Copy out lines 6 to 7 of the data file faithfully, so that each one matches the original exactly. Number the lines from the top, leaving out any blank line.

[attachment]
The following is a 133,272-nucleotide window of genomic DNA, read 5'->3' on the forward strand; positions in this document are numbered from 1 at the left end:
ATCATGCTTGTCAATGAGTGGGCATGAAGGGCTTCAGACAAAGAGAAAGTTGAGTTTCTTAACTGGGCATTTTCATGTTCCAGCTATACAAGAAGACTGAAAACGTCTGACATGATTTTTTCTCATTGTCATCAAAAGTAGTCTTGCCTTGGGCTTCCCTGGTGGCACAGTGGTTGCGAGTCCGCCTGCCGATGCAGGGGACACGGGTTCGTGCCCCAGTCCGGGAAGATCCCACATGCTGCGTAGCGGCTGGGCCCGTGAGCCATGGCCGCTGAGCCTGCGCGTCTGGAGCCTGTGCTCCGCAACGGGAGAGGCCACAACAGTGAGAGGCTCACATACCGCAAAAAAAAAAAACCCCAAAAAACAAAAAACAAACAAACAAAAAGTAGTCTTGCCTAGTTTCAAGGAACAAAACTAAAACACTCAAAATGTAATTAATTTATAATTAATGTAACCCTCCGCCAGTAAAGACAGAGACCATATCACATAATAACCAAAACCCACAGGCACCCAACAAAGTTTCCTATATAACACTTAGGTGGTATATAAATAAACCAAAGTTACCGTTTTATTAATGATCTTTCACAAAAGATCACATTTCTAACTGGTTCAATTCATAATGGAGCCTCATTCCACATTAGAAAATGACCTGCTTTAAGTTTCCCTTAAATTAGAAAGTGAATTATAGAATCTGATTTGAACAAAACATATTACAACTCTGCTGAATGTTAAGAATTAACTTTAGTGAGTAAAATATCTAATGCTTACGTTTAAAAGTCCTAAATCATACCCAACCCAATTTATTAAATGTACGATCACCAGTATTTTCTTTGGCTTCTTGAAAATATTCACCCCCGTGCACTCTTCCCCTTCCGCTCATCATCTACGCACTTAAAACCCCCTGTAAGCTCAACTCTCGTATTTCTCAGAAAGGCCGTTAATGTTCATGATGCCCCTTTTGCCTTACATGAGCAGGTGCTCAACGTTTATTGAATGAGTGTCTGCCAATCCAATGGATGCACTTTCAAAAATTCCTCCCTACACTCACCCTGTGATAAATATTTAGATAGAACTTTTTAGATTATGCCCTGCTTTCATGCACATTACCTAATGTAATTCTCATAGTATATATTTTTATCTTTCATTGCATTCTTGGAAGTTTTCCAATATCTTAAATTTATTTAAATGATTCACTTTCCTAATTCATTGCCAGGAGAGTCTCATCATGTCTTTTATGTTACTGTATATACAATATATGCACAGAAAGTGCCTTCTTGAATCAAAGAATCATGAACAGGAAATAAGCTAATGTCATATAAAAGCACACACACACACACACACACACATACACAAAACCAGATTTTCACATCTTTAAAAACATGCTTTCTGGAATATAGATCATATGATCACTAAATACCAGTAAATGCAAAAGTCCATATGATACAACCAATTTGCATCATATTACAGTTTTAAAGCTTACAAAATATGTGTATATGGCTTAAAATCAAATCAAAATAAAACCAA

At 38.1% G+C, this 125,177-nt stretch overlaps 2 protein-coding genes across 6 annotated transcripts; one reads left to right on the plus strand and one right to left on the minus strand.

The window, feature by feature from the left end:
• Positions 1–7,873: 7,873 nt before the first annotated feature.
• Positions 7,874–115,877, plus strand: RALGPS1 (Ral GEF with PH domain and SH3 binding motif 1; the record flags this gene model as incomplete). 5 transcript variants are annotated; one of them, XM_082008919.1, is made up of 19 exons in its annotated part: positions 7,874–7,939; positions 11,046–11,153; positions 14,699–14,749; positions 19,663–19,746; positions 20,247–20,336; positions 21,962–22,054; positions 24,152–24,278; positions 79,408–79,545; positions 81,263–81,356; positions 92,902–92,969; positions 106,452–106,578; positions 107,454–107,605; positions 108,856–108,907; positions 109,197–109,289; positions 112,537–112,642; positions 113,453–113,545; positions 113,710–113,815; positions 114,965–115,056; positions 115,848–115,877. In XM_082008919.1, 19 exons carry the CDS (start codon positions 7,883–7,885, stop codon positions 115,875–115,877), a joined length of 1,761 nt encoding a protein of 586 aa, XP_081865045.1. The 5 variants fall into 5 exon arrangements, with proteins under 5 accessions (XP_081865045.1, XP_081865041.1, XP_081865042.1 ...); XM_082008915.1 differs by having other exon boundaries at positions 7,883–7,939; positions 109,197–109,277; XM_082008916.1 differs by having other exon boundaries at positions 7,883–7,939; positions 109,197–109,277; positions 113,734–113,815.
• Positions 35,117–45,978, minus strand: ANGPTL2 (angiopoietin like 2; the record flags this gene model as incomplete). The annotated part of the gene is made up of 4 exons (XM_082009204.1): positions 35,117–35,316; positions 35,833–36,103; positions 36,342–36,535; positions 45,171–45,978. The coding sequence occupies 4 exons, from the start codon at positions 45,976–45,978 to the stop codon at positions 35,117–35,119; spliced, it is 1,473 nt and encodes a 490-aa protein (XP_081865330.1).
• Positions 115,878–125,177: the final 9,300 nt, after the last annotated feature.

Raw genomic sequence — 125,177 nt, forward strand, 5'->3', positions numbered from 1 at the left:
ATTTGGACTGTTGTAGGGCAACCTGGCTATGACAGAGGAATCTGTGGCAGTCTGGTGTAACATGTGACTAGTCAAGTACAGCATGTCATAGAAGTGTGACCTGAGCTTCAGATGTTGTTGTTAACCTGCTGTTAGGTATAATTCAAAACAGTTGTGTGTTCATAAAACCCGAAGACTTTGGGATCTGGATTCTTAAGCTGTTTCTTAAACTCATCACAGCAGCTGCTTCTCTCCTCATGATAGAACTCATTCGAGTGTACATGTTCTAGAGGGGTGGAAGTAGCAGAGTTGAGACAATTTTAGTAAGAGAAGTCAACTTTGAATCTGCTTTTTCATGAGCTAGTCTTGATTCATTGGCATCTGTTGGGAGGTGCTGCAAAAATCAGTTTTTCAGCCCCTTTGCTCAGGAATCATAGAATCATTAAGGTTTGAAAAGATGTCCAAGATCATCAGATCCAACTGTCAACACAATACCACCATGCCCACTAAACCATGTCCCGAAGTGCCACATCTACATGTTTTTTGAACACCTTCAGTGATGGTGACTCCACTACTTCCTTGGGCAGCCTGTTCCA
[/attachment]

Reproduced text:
• Positions 7,874–115,877, plus strand: RALGPS1 (Ral GEF with PH domain and SH3 binding motif 1; the record flags this gene model as incomplete). 5 transcript variants are annotated; one of them, XM_082008919.1, is made up of 19 exons in its annotated part: positions 7,874–7,939; positions 11,046–11,153; positions 14,699–14,749; positions 19,663–19,746; positions 20,247–20,336; positions 21,962–22,054; positions 24,152–24,278; positions 79,408–79,545; positions 81,263–81,356; positions 92,902–92,969; positions 106,452–106,578; positions 107,454–107,605; positions 108,856–108,907; positions 109,197–109,289; positions 112,537–112,642; positions 113,453–113,545; positions 113,710–113,815; positions 114,965–115,056; positions 115,848–115,877. In XM_082008919.1, 19 exons carry the CDS (start codon positions 7,883–7,885, stop codon positions 115,875–115,877), a joined length of 1,761 nt encoding a protein of 586 aa, XP_081865045.1. The 5 variants fall into 5 exon arrangements, with proteins under 5 accessions (XP_081865045.1, XP_081865041.1, XP_081865042.1 ...); XM_082008915.1 differs by having other exon boundaries at positions 7,883–7,939; positions 109,197–109,277; XM_082008916.1 differs by having other exon boundaries at positions 7,883–7,939; positions 109,197–109,277; positions 113,734–113,815.
• Positions 35,117–45,978, minus strand: ANGPTL2 (angiopoietin like 2; the record flags this gene model as incomplete). The annotated part of the gene is made up of 4 exons (XM_082009204.1): positions 35,117–35,316; positions 35,833–36,103; positions 36,342–36,535; positions 45,171–45,978. The coding sequence occupies 4 exons, from the start codon at positions 45,976–45,978 to the stop codon at positions 35,117–35,119; spliced, it is 1,473 nt and encodes a 490-aa protein (XP_081865330.1).